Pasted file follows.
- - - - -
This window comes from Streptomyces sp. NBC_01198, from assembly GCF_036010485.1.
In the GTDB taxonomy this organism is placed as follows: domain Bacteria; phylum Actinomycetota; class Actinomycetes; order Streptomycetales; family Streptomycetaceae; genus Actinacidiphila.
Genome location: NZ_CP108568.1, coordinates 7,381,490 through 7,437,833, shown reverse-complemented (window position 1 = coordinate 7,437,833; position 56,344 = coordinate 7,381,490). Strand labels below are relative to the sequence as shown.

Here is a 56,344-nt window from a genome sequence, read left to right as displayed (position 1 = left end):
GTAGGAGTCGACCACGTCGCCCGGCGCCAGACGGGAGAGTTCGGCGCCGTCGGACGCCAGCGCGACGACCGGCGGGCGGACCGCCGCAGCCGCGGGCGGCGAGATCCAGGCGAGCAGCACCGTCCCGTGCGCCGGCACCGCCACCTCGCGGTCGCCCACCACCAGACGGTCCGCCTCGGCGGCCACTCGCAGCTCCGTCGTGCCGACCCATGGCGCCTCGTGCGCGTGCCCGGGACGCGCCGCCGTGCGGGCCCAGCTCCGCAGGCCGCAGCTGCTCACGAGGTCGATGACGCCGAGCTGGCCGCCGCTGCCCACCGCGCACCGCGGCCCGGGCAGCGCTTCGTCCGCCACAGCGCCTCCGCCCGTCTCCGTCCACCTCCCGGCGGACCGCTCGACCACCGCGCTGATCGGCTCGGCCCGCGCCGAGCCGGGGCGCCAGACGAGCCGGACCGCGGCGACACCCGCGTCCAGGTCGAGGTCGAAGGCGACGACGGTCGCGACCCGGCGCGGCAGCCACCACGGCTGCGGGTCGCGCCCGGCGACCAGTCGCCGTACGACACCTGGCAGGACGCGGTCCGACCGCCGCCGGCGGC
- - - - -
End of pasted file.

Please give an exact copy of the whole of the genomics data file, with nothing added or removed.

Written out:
This window comes from Streptomyces sp. NBC_01198, from assembly GCF_036010485.1.
In the GTDB taxonomy this organism is placed as follows: domain Bacteria; phylum Actinomycetota; class Actinomycetes; order Streptomycetales; family Streptomycetaceae; genus Actinacidiphila.
Genome location: NZ_CP108568.1, coordinates 7,381,490 through 7,437,833, shown reverse-complemented (window position 1 = coordinate 7,437,833; position 56,344 = coordinate 7,381,490). Strand labels below are relative to the sequence as shown.

Here is a 56,344-nt window from a genome sequence, read left to right as displayed (position 1 = left end):
GTAGGAGTCGACCACGTCGCCCGGCGCCAGACGGGAGAGTTCGGCGCCGTCGGACGCCAGCGCGACGACCGGCGGGCGGACCGCCGCAGCCGCGGGCGGCGAGATCCAGGCGAGCAGCACCGTCCCGTGCGCCGGCACCGCCACCTCGCGGTCGCCCACCACCAGACGGTCCGCCTCGGCGGCCACTCGCAGCTCCGTCGTGCCGACCCATGGCGCCTCGTGCGCGTGCCCGGGACGCGCCGCCGTGCGGGCCCAGCTCCGCAGGCCGCAGCTGCTCACGAGGTCGATGACGCCGAGCTGGCCGCCGCTGCCCACCGCGCACCGCGGCCCGGGCAGCGCTTCGTCCGCCACAGCGCCTCCGCCCGTCTCCGTCCACCTCCCGGCGGACCGCTCGACCACCGCGCTGATCGGCTCGGCCCGCGCCGAGCCGGGGCGCCAGACGAGCCGGACCGCGGCGACACCCGCGTCCAGGTCGAGGTCGAAGGCGACGACGGTCGCGACCCGGCGCGGCAGCCACCACGGCTGCGGGTCGCGCCCGGCGACCAGTCGCCGTACGACACCTGGCAGGACGCGGTCCGACCGCCGCCGGCGGC